CytoDyn drew public attention in recent years for touting its drug candidate leronlimab as a potential treatment for diseases ranging from cancer to HIV to COVID-19 (under the name Vyrologix™). In May 2021, the FDA issued a rare public rebuke of some claims made by CytoDyn about its Vyrologix program after the company said results of two trials showed clinical benefits for the COVID-19 treatment.

CytoDyn’s board dismissed Pourhassan in January, about six months after the company acknowledged that it received subpoenas from the U.S. Securities and Exchange Commission and U.S. Department of Justice “requesting documents and information concerning, among other matters, leronlimab, the Company’s public statements regarding the use of leronlimab as a potential treatment for COVID-19 and related communications with the FDA, investors, and others, and trading in the securities of CytoDyn.”

Pourhassan and Kazempour were each charged with one count of conspiracy to commit securities fraud and wire fraud, three counts of securities fraud, and two counts of wire fraud. Pourhassan was also charged individually with an additional count of securities fraud, an additional count of wire fraud, and three counts of insider trading. Kazempour was also charged individually with one count of making false statements to federal law enforcement agents.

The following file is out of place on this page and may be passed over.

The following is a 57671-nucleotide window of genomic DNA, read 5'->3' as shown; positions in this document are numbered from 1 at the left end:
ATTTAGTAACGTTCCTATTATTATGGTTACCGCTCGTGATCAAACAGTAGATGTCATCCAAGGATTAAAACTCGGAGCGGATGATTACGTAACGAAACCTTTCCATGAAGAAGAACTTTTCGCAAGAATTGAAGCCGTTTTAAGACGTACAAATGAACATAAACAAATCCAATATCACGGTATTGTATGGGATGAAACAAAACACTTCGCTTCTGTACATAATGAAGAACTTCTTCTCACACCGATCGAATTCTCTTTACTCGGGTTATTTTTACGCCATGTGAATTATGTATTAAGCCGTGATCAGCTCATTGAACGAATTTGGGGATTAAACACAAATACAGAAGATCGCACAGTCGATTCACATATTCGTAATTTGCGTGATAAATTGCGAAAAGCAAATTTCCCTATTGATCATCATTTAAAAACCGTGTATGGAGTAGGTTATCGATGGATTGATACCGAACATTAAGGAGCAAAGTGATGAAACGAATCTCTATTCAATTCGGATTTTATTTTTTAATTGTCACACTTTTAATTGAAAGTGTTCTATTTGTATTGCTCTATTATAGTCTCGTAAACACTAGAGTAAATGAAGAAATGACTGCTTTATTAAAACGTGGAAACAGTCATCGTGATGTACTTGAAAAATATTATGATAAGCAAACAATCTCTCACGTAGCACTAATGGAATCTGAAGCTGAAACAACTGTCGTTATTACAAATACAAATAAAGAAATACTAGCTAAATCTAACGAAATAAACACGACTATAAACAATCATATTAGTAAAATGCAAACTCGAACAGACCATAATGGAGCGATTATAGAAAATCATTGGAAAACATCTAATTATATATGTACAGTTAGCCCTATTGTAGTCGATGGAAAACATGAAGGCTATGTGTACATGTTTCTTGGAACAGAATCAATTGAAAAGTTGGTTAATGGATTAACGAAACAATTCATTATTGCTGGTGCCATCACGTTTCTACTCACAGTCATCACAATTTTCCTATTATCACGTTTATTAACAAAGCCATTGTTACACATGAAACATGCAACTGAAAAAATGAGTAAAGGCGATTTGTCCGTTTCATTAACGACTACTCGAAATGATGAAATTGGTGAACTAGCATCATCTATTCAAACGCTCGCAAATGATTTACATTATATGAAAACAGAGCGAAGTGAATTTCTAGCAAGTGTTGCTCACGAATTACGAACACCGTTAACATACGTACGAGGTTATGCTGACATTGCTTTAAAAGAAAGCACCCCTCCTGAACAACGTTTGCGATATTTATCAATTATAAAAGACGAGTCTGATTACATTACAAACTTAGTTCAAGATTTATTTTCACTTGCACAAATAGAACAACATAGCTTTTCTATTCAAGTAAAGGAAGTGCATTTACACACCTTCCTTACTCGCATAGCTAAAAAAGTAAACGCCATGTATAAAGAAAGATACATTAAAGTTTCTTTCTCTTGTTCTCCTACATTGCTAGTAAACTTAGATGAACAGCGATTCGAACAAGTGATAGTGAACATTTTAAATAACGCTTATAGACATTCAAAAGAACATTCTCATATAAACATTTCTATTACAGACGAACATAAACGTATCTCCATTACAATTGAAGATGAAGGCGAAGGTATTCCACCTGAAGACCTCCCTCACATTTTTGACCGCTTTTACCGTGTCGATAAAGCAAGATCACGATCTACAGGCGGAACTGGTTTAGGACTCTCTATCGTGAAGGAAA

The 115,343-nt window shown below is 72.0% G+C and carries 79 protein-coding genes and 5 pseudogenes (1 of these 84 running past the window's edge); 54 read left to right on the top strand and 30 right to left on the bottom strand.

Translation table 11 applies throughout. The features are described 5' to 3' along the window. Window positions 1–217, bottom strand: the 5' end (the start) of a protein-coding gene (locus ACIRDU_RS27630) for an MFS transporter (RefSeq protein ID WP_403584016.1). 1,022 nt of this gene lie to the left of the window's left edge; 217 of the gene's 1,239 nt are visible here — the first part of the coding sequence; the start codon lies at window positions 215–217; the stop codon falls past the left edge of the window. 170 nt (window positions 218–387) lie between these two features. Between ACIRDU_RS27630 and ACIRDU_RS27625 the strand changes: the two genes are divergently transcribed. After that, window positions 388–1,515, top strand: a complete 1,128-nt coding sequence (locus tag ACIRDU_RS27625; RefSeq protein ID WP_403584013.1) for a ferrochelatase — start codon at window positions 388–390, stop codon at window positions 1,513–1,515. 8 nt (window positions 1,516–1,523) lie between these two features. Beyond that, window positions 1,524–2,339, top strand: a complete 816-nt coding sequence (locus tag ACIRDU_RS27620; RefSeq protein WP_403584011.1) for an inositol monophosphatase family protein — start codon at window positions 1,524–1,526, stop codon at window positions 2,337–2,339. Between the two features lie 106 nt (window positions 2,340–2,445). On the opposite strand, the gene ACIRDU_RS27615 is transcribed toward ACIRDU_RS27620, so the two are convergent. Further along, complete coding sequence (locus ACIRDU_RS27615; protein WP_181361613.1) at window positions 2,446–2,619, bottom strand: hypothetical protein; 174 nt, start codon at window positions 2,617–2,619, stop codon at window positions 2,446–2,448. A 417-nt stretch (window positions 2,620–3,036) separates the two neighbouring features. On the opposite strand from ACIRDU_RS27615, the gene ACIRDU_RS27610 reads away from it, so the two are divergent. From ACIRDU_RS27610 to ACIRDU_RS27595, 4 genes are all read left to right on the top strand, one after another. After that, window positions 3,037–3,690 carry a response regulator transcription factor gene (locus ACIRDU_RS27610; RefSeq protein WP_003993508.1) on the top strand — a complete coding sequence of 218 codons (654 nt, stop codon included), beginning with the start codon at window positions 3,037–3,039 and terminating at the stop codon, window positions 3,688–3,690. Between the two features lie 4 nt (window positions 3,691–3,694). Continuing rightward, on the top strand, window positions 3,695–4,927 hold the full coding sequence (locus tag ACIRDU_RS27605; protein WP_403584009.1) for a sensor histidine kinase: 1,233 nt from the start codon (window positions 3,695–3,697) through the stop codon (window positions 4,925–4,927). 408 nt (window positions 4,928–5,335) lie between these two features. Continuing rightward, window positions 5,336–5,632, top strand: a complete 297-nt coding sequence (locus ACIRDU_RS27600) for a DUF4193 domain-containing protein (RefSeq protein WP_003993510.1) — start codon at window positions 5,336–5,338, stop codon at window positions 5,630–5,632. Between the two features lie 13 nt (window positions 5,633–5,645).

The docket of the court case, (8:22-cv-03284-PX) had not been updated at deadline to include pleas from Pourhassan and Kazempour in response to the charges. Pourhassan has denied wrongdoing in the past.

Leaders and laggards

  • Magenta Therapeutics (MGTA) shares plummeted 53% on Tuesday, from $0.83 to $0.39, after it halted dosing participants at the Cohort 4 dosing level (0.13 mg/kg) of a Phase I/II dose escalation trial (NCT05223699) of its most advanced targeted conditioning product candidate MGTA-117 in relapsed/refractory acute myeloid leukemia (AML). The company acknowledged that it observed dose-limiting toxicities (DLTs) in the cohort’s second and third dosed participants, with the second experiencing a Grade 4 Serious Adverse Event (SAE) (respiratory) considered possibly related to MGTA-117.
  • Otonomy (OTIC) shares fell 18% on Tuesday, from $0.115 to $0.094, a day after the company said its board approved a Plan of Liquidation and Dissolution that will distribute remaining cash to shareholders after an “orderly wind down” of operations to include the sale of pipeline assets. Otonomy terminated all employees and officers, including ex-CEO David A. Weber, PhD, who is still a director. Paul E. Cayer continues as chief financial and business officer on a consulting basis, and was appointed president. Trading of Otonomy’s shares will shift to the OTC Pink Market from Nasdaq shares as of Friday.
  • Soleno Therapeutics (SLNO) shares doubled on Tuesday, from $0.908 to $1.85, after the company announced it had entered into an up-to-$60 million securities purchase agreement, through which new investor Vivo Capital joined existing investors Nantahala Capital Management, and Abingworth. Soleno will receive $10 million upon closing of the agreement, $15 million upon positive data to support a New Drug Application (NDA) submission for DCCR (Diazoxide Choline) Extended-Release Tablets, and the remaining $35 million upon FDA approval of DCCR.